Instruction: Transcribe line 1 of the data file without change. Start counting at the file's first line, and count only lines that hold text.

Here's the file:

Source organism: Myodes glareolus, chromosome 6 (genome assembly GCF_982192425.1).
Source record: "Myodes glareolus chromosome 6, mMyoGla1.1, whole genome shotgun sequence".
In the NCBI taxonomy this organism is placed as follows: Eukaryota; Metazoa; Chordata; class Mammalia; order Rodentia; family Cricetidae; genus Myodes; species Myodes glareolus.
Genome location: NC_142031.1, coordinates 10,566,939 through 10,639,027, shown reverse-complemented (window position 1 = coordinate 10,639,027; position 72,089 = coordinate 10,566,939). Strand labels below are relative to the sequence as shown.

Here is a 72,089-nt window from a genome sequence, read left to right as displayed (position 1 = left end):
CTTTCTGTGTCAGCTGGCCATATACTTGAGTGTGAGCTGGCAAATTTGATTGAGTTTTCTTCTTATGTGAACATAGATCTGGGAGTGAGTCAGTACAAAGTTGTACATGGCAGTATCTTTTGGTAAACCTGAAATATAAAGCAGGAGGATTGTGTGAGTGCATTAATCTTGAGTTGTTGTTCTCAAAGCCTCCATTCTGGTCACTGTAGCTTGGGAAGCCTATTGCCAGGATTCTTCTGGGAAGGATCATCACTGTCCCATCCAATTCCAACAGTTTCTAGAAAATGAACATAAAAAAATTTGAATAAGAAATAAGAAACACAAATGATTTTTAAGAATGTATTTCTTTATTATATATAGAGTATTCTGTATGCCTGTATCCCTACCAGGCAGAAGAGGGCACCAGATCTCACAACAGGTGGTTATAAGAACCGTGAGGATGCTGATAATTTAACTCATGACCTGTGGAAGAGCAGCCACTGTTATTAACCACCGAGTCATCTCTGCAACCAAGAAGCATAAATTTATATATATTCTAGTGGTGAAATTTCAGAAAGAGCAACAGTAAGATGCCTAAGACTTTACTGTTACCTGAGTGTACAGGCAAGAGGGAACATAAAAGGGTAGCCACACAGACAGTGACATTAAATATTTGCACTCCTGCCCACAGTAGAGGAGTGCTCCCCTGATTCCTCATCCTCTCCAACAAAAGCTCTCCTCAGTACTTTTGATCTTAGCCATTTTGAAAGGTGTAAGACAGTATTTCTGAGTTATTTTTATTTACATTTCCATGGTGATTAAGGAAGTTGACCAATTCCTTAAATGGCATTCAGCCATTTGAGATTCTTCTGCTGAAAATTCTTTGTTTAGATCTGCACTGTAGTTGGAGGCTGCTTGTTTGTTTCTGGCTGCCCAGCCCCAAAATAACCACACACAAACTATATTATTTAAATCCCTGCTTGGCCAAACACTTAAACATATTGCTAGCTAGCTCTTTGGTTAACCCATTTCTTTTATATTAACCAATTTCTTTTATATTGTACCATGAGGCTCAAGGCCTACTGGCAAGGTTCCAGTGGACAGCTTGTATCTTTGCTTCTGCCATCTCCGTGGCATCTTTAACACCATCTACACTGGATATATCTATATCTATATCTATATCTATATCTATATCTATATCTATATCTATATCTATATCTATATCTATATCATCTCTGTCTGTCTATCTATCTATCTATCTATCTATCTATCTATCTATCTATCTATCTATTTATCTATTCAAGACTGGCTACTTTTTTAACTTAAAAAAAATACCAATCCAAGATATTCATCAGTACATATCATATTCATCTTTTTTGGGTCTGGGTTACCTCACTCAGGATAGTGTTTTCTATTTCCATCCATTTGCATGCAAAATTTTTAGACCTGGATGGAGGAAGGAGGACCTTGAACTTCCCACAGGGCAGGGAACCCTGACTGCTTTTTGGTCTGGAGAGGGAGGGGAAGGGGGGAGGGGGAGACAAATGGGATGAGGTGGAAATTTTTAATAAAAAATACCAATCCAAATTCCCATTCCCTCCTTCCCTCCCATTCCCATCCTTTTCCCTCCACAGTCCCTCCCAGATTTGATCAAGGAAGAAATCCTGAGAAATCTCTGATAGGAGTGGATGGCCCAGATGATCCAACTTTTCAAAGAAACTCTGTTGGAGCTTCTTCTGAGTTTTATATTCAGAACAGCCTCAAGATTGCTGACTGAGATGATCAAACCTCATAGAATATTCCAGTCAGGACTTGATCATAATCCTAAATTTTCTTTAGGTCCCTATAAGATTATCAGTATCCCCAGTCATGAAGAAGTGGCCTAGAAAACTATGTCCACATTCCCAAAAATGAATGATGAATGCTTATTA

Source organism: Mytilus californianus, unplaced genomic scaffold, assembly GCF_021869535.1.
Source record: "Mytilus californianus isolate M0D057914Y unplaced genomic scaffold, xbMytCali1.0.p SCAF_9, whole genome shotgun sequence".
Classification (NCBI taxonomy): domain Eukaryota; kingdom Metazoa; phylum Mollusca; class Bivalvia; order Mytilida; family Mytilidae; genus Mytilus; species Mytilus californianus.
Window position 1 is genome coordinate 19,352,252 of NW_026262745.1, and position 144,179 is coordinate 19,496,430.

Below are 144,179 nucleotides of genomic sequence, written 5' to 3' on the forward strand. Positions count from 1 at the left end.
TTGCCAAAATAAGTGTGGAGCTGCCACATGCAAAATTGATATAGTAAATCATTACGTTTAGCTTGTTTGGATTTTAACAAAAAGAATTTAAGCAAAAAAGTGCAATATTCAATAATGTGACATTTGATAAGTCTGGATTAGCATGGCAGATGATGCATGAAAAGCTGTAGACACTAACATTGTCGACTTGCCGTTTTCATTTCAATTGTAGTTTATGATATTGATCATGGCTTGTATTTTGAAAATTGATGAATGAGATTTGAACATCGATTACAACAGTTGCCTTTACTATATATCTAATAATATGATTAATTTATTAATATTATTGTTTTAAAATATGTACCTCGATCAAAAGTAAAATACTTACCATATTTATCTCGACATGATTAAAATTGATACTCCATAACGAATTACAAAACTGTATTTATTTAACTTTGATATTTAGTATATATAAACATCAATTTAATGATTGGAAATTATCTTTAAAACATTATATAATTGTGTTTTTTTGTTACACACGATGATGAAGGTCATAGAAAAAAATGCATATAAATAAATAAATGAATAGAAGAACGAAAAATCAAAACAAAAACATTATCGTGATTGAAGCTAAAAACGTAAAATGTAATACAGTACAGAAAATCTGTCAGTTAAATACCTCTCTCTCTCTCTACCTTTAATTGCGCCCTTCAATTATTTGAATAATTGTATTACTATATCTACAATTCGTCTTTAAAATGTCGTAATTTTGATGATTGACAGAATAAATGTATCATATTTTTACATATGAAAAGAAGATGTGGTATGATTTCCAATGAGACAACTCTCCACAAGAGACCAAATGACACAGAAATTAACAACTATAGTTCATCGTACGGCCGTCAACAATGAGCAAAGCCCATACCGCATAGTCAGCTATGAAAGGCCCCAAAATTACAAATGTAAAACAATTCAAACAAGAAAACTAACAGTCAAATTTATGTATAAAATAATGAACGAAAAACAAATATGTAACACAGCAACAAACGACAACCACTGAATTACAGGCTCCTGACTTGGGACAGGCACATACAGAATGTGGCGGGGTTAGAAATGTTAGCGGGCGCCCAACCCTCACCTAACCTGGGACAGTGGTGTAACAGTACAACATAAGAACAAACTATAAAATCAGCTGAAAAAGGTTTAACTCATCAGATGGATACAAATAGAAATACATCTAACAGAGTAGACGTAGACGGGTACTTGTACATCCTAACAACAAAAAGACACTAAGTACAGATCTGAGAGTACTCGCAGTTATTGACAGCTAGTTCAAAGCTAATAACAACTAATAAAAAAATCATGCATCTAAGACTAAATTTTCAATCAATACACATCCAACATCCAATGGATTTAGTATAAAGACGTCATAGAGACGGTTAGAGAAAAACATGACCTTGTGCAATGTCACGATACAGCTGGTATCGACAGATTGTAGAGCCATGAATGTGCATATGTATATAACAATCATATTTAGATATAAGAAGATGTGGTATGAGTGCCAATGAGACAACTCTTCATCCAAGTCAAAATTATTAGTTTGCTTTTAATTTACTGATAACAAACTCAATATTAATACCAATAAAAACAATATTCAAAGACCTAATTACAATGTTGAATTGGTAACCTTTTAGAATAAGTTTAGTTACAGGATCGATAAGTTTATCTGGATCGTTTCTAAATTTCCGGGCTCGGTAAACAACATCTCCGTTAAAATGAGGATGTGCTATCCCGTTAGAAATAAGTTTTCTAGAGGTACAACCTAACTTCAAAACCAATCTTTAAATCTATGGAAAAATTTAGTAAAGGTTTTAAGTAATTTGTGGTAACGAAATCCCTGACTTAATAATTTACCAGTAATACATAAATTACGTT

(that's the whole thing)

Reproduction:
Source organism: Myodes glareolus, chromosome 6 (genome assembly GCF_982192425.1).